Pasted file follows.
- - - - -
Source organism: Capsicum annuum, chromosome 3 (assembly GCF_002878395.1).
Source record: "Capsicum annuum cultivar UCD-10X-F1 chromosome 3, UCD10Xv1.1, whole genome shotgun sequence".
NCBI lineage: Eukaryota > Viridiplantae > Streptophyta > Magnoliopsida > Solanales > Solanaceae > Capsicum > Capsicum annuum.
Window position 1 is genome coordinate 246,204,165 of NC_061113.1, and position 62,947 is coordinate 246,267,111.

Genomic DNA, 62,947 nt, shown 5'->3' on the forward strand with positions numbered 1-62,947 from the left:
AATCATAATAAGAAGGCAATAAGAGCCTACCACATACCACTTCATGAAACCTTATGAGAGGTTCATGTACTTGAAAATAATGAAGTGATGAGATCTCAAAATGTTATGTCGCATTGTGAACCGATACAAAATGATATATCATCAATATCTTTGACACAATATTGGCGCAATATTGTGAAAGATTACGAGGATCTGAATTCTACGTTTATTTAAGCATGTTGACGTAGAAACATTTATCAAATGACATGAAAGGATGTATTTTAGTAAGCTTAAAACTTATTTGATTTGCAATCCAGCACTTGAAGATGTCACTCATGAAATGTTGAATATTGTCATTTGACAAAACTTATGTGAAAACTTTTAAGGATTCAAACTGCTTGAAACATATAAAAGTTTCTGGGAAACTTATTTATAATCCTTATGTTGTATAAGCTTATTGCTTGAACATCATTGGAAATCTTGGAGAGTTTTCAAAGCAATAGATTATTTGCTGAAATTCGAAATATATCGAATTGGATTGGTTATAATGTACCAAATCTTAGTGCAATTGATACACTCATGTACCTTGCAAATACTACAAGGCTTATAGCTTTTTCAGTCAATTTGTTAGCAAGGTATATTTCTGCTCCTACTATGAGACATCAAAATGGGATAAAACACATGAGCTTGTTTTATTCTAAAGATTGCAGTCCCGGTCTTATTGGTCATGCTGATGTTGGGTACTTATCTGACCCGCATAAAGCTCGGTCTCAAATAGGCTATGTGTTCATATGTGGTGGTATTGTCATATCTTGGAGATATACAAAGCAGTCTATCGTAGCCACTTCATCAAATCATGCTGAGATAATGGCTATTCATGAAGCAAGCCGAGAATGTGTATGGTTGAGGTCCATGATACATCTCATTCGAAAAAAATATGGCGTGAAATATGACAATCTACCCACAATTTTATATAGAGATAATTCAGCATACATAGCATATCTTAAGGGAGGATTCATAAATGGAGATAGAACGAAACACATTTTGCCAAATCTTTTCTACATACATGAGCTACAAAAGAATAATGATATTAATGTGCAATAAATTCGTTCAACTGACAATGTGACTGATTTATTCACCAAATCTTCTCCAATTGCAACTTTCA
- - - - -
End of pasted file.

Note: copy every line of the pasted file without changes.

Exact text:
Source organism: Capsicum annuum, chromosome 3 (assembly GCF_002878395.1).
Source record: "Capsicum annuum cultivar UCD-10X-F1 chromosome 3, UCD10Xv1.1, whole genome shotgun sequence".
NCBI lineage: Eukaryota > Viridiplantae > Streptophyta > Magnoliopsida > Solanales > Solanaceae > Capsicum > Capsicum annuum.
Window position 1 is genome coordinate 246,204,165 of NC_061113.1, and position 62,947 is coordinate 246,267,111.

Genomic DNA, 62,947 nt, shown 5'->3' on the forward strand with positions numbered 1-62,947 from the left:
AATCATAATAAGAAGGCAATAAGAGCCTACCACATACCACTTCATGAAACCTTATGAGAGGTTCATGTACTTGAAAATAATGAAGTGATGAGATCTCAAAATGTTATGTCGCATTGTGAACCGATACAAAATGATATATCATCAATATCTTTGACACAATATTGGCGCAATATTGTGAAAGATTACGAGGATCTGAATTCTACGTTTATTTAAGCATGTTGACGTAGAAACATTTATCAAATGACATGAAAGGATGTATTTTAGTAAGCTTAAAACTTATTTGATTTGCAATCCAGCACTTGAAGATGTCACTCATGAAATGTTGAATATTGTCATTTGACAAAACTTATGTGAAAACTTTTAAGGATTCAAACTGCTTGAAACATATAAAAGTTTCTGGGAAACTTATTTATAATCCTTATGTTGTATAAGCTTATTGCTTGAACATCATTGGAAATCTTGGAGAGTTTTCAAAGCAATAGATTATTTGCTGAAATTCGAAATATATCGAATTGGATTGGTTATAATGTACCAAATCTTAGTGCAATTGATACACTCATGTACCTTGCAAATACTACAAGGCTTATAGCTTTTTCAGTCAATTTGTTAGCAAGGTATATTTCTGCTCCTACTATGAGACATCAAAATGGGATAAAACACATGAGCTTGTTTTATTCTAAAGATTGCAGTCCCGGTCTTATTGGTCATGCTGATGTTGGGTACTTATCTGACCCGCATAAAGCTCGGTCTCAAATAGGCTATGTGTTCATATGTGGTGGTATTGTCATATCTTGGAGATATACAAAGCAGTCTATCGTAGCCACTTCATCAAATCATGCTGAGATAATGGCTATTCATGAAGCAAGCCGAGAATGTGTATGGTTGAGGTCCATGATACATCTCATTCGAAAAAAATATGGCGTGAAATATGACAATCTACCCACAATTTTATATAGAGATAATTCAGCATACATAGCATATCTTAAGGGAGGATTCATAAATGGAGATAGAACGAAACACATTTTGCCAAATCTTTTCTACATACATGAGCTACAAAAGAATAATGATATTAATGTGCAATAAATTCGTTCAACTGACAATGTGACTGATTTATTCACCAAATCTTCTCCAATTGCAACTTTCA